Acknowledgements

2015-Sonata---Lucy-Sonorous-Repose

Sonorous Repose – Lucy Like-a-Charm 2015 by Dawn-joy Leong     (please do not reuse without seeking prior permission)

Dear Friends and Supporters,

We have made it! The PhD has passed muster and now it’s time for acknowledgements.

 —-

Scheherazade’s Sea – autism, parallel embodiment and elemental empathy.

 Dawn-joy Sau Mun Leong, UNSW Art & Design, April 2016

Dedication:

To my father, Dr. Leong Vie-Ying (1930-2007).

Acknowledgements:

This work would not have been possible without the following:

Deepest gratitude to my supervisors,

Professor Jill Bennett and Dr. Petra Gemeinboeck,

for your patience, guidance, advice, support, and for believing.

Thank you, Dr. Sally Clark, for your advice, encouragement and support.

My Lucy Like-a-Charm

My family:

Thank you, mother, Molly Chye Gek Ong, for your care and fortification.

My beloved baby-sister and faithful champion, Althea Leong,

thank you for always being here, there, and everywhere for me.

Dear brother-in-law, Robin Sing,

thank you for your patience, sustenance and unquestioning support.

My canine nephews, Bizcuit and Tiny Sing

Thank you, my friends who have played important roles in my journey:

Yee Sang, Ho

Rick Feedtime

Minh Vuong

Kateryna Fury

Colin G. Marshall and Misty Marshall

Shan Patterson and Sally Patterson

C.J. Wan Ling, Wee

Margie Anne Edmonds

Brad Beadel

Gavin Koh

Boon Ling, Yee

Shane Fenton

Andrea Kingan

Rosemary Wilkinson

and

Everyone who has walked a part of our journey alongside us, however briefly, every single moment has mattered.

Advertisements

Autism and me: a lifelong quest for Beingness and Clemency of Being

Autism and me: a lifelong quest for Beingness and clemency of Being.

Guest lecture, 27 August 2015, School of Education, UNSW, Australia.

Thank you, Dr. Iva Strnadova, for inviting me to deliver this guest lecture since 2012. It has become an annual event I look forward to greatly.

I promised Iva I’ll tell as many personal stories as possible within the time limit, and so I shall. But before I launch into the dramatics, I’d like to begin with some basic terminology.

When I first began on my research journey, I adopted the prevalent deficits-focused, pathological perspectives and terminologies, because that was all I knew at the time. However, I henceforth prefer to use the term “Autism Spectrum Condition” instead of “disorder,” because this better describes the neurological culture that autism actually is. I also no longer use functioning labels – “high” or “low” functioning – as they are not only insulting to autistic persons, but more importantly they are based on a system of measurements that does not properly respect the innate autistic functional modalities and paradigms.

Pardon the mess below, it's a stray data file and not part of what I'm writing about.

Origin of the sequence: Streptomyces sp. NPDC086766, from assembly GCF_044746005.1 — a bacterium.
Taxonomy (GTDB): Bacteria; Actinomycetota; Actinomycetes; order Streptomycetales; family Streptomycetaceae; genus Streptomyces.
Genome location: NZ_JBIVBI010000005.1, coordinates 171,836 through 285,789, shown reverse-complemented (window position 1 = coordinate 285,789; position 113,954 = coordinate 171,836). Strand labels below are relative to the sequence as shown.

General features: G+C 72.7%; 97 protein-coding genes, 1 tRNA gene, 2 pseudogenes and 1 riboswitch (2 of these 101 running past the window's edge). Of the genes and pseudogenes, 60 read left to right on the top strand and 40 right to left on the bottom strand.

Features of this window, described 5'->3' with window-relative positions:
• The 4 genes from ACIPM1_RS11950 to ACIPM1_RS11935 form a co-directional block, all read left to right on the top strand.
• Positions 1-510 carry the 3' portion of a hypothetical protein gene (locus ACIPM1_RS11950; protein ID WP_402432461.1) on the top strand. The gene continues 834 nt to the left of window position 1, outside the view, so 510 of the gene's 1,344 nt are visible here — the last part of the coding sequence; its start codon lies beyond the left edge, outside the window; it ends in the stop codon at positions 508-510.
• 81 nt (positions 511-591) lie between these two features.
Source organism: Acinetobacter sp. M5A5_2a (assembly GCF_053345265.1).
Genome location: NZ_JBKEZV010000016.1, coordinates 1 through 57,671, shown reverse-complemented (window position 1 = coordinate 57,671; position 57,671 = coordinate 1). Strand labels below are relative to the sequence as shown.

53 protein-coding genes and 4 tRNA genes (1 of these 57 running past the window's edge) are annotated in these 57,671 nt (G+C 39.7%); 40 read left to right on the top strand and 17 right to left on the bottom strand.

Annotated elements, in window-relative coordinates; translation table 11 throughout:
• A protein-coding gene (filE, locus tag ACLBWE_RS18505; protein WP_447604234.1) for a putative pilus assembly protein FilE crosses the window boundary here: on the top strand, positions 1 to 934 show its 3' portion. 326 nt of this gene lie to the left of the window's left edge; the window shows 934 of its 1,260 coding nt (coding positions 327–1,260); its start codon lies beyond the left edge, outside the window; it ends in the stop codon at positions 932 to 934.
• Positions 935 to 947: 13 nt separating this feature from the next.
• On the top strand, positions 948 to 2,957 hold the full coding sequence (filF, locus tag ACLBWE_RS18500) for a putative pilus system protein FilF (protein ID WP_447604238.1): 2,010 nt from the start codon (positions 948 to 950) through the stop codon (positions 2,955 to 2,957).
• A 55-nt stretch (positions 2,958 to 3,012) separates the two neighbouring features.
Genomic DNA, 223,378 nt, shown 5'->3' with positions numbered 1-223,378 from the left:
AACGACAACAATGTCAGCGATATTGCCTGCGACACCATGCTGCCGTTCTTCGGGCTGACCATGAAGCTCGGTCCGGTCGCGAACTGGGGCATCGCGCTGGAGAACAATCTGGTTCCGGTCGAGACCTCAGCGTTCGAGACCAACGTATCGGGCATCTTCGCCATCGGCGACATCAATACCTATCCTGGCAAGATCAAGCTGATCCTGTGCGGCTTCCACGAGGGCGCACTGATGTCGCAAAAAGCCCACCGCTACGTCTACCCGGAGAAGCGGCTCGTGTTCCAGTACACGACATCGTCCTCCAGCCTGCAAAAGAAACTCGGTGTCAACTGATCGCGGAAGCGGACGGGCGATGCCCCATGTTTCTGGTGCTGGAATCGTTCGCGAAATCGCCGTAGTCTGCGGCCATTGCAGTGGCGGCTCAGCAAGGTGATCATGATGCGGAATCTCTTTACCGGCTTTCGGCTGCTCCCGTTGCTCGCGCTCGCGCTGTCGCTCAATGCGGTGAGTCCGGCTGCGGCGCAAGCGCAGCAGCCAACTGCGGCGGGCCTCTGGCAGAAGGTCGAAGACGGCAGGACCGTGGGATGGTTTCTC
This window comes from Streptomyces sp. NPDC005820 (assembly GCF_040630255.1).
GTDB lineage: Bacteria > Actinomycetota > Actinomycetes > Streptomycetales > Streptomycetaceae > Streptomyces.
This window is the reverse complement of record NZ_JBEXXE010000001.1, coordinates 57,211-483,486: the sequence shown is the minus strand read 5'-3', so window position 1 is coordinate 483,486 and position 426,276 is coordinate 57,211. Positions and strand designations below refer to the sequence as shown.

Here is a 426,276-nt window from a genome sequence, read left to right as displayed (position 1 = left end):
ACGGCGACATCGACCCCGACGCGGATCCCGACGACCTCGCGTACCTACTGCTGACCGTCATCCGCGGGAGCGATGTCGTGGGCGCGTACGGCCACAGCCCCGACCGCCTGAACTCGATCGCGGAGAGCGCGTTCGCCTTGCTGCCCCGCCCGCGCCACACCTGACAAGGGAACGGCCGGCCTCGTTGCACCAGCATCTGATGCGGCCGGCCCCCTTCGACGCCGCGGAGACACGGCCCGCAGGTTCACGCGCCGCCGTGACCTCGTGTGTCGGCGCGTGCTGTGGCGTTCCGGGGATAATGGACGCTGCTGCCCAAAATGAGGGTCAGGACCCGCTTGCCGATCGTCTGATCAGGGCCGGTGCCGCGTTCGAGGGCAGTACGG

Now for my fabulous stories. Continue reading

Scheherazade’s Sea – autistic parallel embodiment and elemental empathy

Paper presented at UNSW Art & Design Postgraduate Conference, 17-19 June 2015.

——

My Ph.D dissertation, tentatively entitled, Scheherazade’s Sea – autistic parallel embodiment and elemental empathy, is part of a protracted journey in search for Being: a detailed study of Self and Other, and examination of multidimensional interstices of dynamic, interactive reciprocities.

This research and practice rests upon three fundamental concepts:

  1. Parallel Embodiment,
  2. Endeavour of Empathy, and
  3. Space of Mind, from which emanates Elemental Empathy.

The theoretical foundation for this work is constructed from documented studies in neuroscience, anthropology, the arts and humanities, and personal anecdotal evidence from autistic individuals. At the same time, my artistic practice acts as concretising agency by creating experimental ‘sharable’ spaces that serve not merely to display autism but to invite dynamic, personified communion; connecting individuals across neuro-functional divides. Continue reading

Reciprocating Self and Other – lessons from autism.

Reciprocating Self and Other – lessons from autism by Dawn-joy Leong

Conference paper presented at the Inter-Disciplinary.Net conference,

Strangers, Aliens and Foreigners

Thursday 5th September – Saturday 7th September 2013

Mansfield College, Oxford, United Kingdom.

(This paper was first published in the ebook, “Experiencing Otherness: Multidisciplinary Perspectives”.)

Abstract.

Culture is the agglomeration of values, customs, and communication systems identifying groups of people, where demarcations can be geographic, economic, intellectual, or even neurological predisposition. In this paper, I shall discuss Autism Spectrum Condition as a mental culture, and investigate Self-Other identities from the perspective of a researcher-artist with Asperger’s Syndrome. Autism is widely portrayed by the general media as stereotypes exhibiting bizarre behaviour. Why is autism considered an aberrant existence? In reality, autistic individuals grapple daily with the complexities of Self and Other. Assimilation and communication is very much based on the autistic individual’s ability to grasp and ‘perform’ alien systems and realities. How much should we conform to the cultural tenets of Other at the expense of Self for the purpose of convivial integration, and how much to attend to Self for the sake of intrinsic preservation and need?

In the push for a more enlightened co-existence, some questions require address. When is co-existence considered cultural migration and when imposition? We are often strangers even in our own ‘homes,’ perennial actors and performers of Other, and thereby losing understanding and appreciation of Self. Should it be a compliment or insult when someone declares, “But you can’t be autistic, you don’t look or behave autistic?”

Perhaps a transdisciplinary approach to this conundrum is in order—with science as syllogism and artistic research and praxis as agency— to facilitate understanding and reciprocity between Self and Other. Continue reading